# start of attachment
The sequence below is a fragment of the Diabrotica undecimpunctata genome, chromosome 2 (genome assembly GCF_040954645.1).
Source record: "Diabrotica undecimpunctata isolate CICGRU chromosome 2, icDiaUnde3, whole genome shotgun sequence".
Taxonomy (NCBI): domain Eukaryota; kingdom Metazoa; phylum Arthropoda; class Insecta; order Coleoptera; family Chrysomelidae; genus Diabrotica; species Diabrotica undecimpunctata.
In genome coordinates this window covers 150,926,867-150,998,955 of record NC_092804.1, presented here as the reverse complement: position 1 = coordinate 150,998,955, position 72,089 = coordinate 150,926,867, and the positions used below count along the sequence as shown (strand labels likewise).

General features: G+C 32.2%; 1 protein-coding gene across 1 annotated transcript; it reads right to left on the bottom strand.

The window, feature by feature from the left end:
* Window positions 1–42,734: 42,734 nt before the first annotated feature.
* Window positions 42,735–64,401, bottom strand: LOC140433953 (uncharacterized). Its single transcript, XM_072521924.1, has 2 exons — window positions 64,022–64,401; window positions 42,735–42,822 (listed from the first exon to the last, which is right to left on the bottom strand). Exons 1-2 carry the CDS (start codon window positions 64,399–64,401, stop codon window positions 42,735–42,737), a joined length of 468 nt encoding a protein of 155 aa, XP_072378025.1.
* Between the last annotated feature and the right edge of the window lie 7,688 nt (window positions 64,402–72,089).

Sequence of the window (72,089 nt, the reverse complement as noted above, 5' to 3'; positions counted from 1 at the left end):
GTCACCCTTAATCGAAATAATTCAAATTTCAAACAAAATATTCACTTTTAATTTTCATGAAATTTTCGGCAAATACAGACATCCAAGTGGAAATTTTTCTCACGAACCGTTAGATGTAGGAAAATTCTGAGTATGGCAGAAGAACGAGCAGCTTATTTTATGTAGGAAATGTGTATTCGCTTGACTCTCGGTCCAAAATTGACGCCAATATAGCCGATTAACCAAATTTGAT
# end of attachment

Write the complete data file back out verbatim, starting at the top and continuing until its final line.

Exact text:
The sequence below is a fragment of the Diabrotica undecimpunctata genome, chromosome 2 (genome assembly GCF_040954645.1).
Source record: "Diabrotica undecimpunctata isolate CICGRU chromosome 2, icDiaUnde3, whole genome shotgun sequence".
Taxonomy (NCBI): domain Eukaryota; kingdom Metazoa; phylum Arthropoda; class Insecta; order Coleoptera; family Chrysomelidae; genus Diabrotica; species Diabrotica undecimpunctata.
In genome coordinates this window covers 150,926,867-150,998,955 of record NC_092804.1, presented here as the reverse complement: position 1 = coordinate 150,998,955, position 72,089 = coordinate 150,926,867, and the positions used below count along the sequence as shown (strand labels likewise).

General features: G+C 32.2%; 1 protein-coding gene across 1 annotated transcript; it reads right to left on the bottom strand.

The window, feature by feature from the left end:
* Window positions 1–42,734: 42,734 nt before the first annotated feature.
* Window positions 42,735–64,401, bottom strand: LOC140433953 (uncharacterized). Its single transcript, XM_072521924.1, has 2 exons — window positions 64,022–64,401; window positions 42,735–42,822 (listed from the first exon to the last, which is right to left on the bottom strand). Exons 1-2 carry the CDS (start codon window positions 64,399–64,401, stop codon window positions 42,735–42,737), a joined length of 468 nt encoding a protein of 155 aa, XP_072378025.1.
* Between the last annotated feature and the right edge of the window lie 7,688 nt (window positions 64,402–72,089).

Sequence of the window (72,089 nt, the reverse complement as noted above, 5' to 3'; positions counted from 1 at the left end):
GTCACCCTTAATCGAAATAATTCAAATTTCAAACAAAATATTCACTTTTAATTTTCATGAAATTTTCGGCAAATACAGACATCCAAGTGGAAATTTTTCTCACGAACCGTTAGATGTAGGAAAATTCTGAGTATGGCAGAAGAACGAGCAGCTTATTTTATGTAGGAAATGTGTATTCGCTTGACTCTCGGTCCAAAATTGACGCCAATATAGCCGATTAACCAAATTTGAT